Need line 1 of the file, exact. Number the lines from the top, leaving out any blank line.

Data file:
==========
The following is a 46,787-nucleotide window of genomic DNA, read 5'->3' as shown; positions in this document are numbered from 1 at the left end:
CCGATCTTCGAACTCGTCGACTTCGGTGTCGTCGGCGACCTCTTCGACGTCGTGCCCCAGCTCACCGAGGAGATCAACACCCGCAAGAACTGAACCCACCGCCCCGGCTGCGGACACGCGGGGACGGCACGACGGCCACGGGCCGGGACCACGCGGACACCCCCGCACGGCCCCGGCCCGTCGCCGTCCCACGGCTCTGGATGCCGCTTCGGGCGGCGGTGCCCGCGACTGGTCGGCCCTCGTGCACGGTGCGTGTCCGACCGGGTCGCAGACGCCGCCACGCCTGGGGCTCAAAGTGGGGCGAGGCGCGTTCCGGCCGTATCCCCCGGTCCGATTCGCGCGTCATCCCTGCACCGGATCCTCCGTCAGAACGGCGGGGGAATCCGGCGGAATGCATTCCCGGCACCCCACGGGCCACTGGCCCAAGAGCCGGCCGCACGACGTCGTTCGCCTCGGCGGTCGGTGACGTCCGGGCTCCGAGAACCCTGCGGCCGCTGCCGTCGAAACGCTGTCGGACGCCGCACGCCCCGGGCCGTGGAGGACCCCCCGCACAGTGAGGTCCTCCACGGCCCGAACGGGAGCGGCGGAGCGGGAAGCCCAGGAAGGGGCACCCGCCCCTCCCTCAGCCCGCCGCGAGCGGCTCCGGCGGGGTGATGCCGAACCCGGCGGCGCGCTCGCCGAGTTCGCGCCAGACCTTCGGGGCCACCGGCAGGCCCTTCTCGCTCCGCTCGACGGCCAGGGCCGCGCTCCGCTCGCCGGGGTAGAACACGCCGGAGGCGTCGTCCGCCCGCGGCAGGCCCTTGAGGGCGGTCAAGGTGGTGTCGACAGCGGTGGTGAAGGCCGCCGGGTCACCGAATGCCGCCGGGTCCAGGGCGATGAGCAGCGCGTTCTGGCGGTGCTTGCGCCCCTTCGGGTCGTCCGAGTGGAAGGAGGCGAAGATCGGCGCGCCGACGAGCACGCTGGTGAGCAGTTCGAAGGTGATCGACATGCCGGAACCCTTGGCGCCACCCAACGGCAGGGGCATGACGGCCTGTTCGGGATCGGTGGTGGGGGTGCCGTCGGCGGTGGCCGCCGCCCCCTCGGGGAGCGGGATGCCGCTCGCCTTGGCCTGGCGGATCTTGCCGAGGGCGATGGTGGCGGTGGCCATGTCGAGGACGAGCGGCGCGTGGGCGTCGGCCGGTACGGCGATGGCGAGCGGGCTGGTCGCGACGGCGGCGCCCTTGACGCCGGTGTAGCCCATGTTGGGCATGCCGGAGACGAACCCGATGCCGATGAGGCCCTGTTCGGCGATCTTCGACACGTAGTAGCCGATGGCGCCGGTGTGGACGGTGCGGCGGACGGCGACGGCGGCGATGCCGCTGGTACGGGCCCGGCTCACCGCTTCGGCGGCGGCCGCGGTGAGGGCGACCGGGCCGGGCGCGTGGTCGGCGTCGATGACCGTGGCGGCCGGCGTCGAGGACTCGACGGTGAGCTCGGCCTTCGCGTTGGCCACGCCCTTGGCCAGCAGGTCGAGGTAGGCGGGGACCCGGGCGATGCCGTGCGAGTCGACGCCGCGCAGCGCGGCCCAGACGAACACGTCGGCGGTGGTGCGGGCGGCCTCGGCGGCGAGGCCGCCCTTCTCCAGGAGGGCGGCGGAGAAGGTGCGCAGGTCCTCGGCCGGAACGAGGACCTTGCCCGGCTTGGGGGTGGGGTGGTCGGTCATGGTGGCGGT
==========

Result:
The following is a 46,787-nucleotide window of genomic DNA, read 5'->3' as shown; positions in this document are numbered from 1 at the left end: